Home > Living Well > The Wheelchair

The Wheelchair

By Catherine Weston
December 30, 2019

It first started with a limp while carrying my one-year-old daughter on a hike to Calf Creek Falls in southern Utah in 2000. After years of searching for an answer as to why my walking and fatigue were getting steadily worse, in 2015, I received a diagnosis of primary progressive multiple sclerosis (PPMS). Wow, finally I had an answer. Today, I am no longer able to walk on my own, and I utilize a wheelchair much of the time.
My progression is most likely very familiar to many with PPMS. It started with that limp, then went on to needing one cane, then two canes, then a walker, then a rollator, and finally, the wheelchair.

Ah, the wheelchair. That’s what I most want to talk about. For years I resisted it even as my ability to enjoy the things I love to do and people I like to see faded into a past life. My wife would say, “Steve, use a wheelchair if you need to. It would make things so much easier.” But pride got in the way.

Finally, I gave in. And what a difference it has made.
I’ve always been an active person. One thing I have learned in this battle with MS is the need to stay positive and remain as active as possible. To achieve that, I use whatever tools are available. This is where the wheelchair comes in. For me, it is a tool to stay active in life.
I swim three days a week. Swimming keeps me going. I cannot get from the parking lot to the pool on my own; it is the wheelchair that gets me there. The wheelchair is my vehicle to reach poolside. I love to garden, and I use the wheelchair as my tool to get around the yard. I attend a monthly MS support group, driving there in a car with another vital tool—hand controls. The wheelchair then gets me from the curb to the meeting, which is a distant two floors away.
Two highlights in my journey with a wheelchair stand out. One of them was going to see one of my favorite artists in concert, Tom Petty and The Heartbreakers, three months before Tom Petty’s death in 2017. I went with my now eighteen-year-old daughter. The other highlight was skiing at the Crested Butte, Colorado adaptive ski center in March of this year. Neither of these two highlights would have been possible without the tool of the wheelchair.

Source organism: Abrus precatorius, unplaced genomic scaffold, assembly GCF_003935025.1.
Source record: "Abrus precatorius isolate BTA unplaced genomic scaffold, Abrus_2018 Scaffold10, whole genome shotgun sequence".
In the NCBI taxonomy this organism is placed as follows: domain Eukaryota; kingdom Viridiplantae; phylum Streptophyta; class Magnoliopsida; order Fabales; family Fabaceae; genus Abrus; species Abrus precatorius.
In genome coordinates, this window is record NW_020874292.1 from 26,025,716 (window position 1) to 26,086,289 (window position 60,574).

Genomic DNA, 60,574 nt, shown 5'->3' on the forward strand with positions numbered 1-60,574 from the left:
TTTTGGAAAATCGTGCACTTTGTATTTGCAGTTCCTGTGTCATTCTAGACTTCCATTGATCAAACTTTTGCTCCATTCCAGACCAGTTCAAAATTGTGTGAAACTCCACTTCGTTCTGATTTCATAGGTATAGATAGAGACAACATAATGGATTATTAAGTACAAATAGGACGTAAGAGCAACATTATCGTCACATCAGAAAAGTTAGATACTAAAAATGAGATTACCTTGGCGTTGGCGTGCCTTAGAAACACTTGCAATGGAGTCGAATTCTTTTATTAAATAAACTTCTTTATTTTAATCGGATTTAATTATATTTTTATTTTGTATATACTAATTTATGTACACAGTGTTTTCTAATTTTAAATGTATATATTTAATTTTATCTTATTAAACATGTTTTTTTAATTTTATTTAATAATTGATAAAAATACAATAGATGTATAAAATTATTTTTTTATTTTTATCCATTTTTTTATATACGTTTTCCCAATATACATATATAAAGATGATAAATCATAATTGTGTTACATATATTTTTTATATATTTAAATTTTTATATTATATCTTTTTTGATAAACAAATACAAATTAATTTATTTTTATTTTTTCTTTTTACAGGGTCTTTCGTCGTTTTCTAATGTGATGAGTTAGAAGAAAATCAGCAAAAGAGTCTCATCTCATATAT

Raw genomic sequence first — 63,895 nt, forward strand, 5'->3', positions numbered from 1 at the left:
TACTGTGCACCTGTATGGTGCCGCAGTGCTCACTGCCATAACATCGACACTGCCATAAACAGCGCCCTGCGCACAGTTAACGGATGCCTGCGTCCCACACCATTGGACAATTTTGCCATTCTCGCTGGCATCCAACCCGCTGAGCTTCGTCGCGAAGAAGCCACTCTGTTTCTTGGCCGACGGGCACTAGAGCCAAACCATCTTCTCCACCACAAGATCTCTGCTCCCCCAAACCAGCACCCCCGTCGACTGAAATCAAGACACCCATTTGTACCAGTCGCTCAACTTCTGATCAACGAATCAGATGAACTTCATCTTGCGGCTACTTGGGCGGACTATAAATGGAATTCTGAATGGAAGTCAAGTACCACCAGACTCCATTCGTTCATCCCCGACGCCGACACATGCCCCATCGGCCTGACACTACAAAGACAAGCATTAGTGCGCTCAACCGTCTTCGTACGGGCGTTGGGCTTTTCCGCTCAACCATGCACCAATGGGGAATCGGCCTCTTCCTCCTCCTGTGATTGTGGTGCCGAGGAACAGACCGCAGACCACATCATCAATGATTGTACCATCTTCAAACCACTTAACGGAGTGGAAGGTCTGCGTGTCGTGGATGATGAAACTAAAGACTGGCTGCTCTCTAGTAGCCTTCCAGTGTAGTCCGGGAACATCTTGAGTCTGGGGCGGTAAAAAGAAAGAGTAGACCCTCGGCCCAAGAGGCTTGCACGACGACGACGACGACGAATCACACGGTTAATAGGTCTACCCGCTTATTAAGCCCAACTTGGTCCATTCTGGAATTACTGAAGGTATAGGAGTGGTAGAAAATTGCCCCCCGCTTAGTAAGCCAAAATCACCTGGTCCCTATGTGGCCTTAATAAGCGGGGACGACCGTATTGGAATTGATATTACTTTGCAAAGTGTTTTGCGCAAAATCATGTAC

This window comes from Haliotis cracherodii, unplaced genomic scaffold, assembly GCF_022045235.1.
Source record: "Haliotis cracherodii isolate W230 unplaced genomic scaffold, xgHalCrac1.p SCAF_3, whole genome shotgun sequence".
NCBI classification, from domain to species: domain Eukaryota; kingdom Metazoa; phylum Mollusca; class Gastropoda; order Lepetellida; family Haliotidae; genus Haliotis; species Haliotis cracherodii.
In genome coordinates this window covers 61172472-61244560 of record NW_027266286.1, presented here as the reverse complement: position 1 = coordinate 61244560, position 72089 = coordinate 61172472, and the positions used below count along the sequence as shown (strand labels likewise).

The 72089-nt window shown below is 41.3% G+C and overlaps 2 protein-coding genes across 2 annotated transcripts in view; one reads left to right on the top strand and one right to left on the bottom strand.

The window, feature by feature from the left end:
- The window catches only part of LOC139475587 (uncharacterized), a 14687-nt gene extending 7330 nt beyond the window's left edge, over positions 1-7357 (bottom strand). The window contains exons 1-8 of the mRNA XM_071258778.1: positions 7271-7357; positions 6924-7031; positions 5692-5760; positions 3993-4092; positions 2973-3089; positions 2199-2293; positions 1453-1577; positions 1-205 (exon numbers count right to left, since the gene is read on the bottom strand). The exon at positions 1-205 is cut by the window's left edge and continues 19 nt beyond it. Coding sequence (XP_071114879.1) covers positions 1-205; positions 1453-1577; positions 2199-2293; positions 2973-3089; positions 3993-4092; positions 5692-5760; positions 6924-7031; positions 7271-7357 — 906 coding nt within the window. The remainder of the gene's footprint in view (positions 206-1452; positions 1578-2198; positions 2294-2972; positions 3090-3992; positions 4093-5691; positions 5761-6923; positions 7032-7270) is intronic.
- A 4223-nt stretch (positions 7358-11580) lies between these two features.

In November of this year, I participated with the Run A Myelin My Shoes (RAMMS) team in the 8K race that is part of the Richmond, Virginia, marathon. I utilized a liberating third wheel attached to the wheelchair. We will be repeating this adventure next year by taking part in another similar event. I would love to see other wheelchair users with MS join this team either in person or virtually wherever you are located. The RAMMS team can provide dedicated help for those who need an extra push for any part of the event.

I know that MS is a crazy disease which affects us all in many different ways. Staying active is so important, and we need to use whatever tools are available in order to fully enjoy life as much as we can. The wheelchair has been the primary tool that allows me to do the things I love to do, and it has made my wife’s life much easier as well.

Catherine Weston

Catherine is a professional in the medical marketing industry from Long Island, NY. She aspires to show the world that MS doesn’t hold her back. She was diagnosed in 2014 and has been striving to help others overcome their fears and limitations since (she also loves sheep!). Keep up with Catherine and her adventures on her Instagram.

Related Posts

Virus models, a syringe and autumn leaves.

What You Need to Know About Fall Vaccines: Flu, COVID-19 and RSV

Dr. Lisa Doggett explains why people living with MS should plan to get vaccinated this… Read More

A light-skinned person standing firmly with a crutch on a white background

I get knocked down, but I’ll get up again

Recovering from a fall can be challenging. Read how one person gets up.

Illustration of a man in a grey room looking out into sunshine and blue sky.

Staying above water with MS

One blogger describes finding support and learning to love life again after his MS diagnosis.